It’s been only a few hours since the last election results have been handed in, with the OeVP delivering a solid victory for their constituency. It has sent a clear message to Brussels however, that business as usual is over, and outside EU pressure into Austrian politics did not work.
The elections are over but the real battle has begun. I will try to write a short analysis of what happened because there is much more than meets the eye. It is by far not certain that Kurz will be chancellor. I would, however, bet that the FPÖ will be part of the next government. Moreover, FPÖ will hopefully remain third. Why? Because they will be in the best position in coalition talks, they have more options.
Kurz is not in a very favorable position, his options are limited to a coalition government with FPÖ. If FPÖ gets a better deal from the socialists, then Kurz is history. We must also remember there is a lot of distrust between FPÖ and ÖVP. A LOT. Do not assume that Kurz is chancellor already, he won, but not as much as hoped for, and in any case, we won’t know the final tally until Thursday.
Also, there’s trouble in trusting someone as young as Kurz in this. There is bound to be some kind of international pressure behind the scenes, too. He (Kurz) is a member of the European Council on Foreign Relations, just Google the members”! It’s a Soros outfit!!!! He refuses to discuss this membership, plus— all of the ÖVP MEPs recently voted in favor of an abortion law passed in EU parliament. Some conservative party, huh? Also, Sebastian Kurz is not a good option for free speech proponents: he wants to tighten free speech laws, it’s written into the party platform. Another reason is the failed Law on Islam, he knew the law was crap but went ahead anyway. The law was passed and now it’s officially been termed a disaster.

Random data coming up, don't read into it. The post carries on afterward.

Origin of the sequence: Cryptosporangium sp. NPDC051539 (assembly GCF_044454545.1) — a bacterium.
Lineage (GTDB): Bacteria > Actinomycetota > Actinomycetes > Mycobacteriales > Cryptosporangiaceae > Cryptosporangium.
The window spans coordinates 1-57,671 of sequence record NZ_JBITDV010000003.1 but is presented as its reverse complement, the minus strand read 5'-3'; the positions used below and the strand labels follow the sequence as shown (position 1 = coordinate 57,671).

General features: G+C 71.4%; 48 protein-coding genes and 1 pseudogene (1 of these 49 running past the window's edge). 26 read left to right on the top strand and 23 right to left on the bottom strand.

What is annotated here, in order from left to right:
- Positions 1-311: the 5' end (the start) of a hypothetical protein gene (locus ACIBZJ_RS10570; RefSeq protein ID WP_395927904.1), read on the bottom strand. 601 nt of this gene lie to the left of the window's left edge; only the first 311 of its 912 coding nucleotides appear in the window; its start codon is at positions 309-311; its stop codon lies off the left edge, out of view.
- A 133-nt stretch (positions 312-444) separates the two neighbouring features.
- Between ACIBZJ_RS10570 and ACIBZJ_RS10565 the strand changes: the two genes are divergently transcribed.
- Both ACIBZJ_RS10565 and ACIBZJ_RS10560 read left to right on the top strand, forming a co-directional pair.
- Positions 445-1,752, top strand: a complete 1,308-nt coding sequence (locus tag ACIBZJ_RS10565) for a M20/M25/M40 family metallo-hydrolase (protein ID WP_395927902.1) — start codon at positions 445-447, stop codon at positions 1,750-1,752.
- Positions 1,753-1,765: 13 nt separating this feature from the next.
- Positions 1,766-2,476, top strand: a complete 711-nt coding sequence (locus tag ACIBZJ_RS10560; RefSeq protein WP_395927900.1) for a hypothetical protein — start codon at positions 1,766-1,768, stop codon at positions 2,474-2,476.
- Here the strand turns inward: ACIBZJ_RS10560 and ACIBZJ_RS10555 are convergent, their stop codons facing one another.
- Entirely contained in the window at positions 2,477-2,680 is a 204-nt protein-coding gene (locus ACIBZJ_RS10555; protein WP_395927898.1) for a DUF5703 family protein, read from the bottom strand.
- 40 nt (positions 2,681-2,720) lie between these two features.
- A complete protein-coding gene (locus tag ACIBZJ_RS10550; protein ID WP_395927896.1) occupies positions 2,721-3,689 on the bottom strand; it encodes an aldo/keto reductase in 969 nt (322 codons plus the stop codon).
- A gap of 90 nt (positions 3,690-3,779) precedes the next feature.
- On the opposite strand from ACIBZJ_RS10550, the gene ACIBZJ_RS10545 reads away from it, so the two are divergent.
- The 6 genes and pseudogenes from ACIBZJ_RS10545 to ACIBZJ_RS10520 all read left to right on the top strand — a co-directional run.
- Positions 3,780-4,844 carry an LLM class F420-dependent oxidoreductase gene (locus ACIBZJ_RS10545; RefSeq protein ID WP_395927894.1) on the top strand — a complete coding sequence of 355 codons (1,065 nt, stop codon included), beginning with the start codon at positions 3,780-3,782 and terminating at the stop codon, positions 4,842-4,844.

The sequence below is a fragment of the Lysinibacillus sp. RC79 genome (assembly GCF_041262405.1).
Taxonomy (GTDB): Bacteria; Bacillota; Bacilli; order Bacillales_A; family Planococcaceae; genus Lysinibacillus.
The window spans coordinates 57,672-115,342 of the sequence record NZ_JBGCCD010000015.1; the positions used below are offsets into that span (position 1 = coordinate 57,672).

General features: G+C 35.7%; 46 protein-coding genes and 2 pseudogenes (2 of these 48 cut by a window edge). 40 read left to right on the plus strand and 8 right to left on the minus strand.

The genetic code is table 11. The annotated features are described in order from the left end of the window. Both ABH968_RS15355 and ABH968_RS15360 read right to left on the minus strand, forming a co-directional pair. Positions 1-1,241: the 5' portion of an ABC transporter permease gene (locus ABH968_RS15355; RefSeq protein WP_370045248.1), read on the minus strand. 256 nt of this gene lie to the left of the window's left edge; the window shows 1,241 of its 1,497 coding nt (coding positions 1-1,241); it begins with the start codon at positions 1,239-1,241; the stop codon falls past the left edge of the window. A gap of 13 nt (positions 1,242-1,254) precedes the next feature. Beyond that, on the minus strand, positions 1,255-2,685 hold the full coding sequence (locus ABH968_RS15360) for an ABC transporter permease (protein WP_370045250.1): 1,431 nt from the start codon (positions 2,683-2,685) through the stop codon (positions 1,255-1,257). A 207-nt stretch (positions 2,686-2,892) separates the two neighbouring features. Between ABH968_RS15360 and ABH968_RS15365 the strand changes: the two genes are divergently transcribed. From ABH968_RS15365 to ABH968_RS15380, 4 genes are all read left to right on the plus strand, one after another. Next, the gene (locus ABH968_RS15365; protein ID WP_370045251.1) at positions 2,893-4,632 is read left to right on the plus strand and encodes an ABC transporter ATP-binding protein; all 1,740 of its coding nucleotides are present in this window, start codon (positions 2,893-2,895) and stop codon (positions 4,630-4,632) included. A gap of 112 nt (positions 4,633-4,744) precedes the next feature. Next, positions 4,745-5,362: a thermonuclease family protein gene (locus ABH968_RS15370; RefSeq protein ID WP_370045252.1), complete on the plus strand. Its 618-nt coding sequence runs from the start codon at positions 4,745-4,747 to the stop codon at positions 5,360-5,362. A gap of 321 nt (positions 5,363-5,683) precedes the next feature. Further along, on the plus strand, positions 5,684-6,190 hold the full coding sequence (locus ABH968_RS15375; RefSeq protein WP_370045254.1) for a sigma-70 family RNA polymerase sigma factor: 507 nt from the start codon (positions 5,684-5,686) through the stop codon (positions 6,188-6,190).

It is unlikely however, that Kurz will opt for an ÖVP-SPÖ coalition since he ran on a “change” ticket. The current coalition government was voted out of office very clearly and strongly. This means means that Kurz’ options are two-fold: either he marries FPÖ at a very high price or he goes into opposition. That would be the end of Kurz but I’m not sure about the Greens yet, we won’t know for certain until Thursday, but they’re gone in any case.
Also, if you count in the The New Austria and Liberal Forum (NEOS), as conservative (which I personally disagree with), then you have Austria leaning 60% to the right. They are somewhat conservative on the economics and business side, but VERY liberal socially, staunchly pro-EU. They are calling for a United States of Europe. They are not our friends.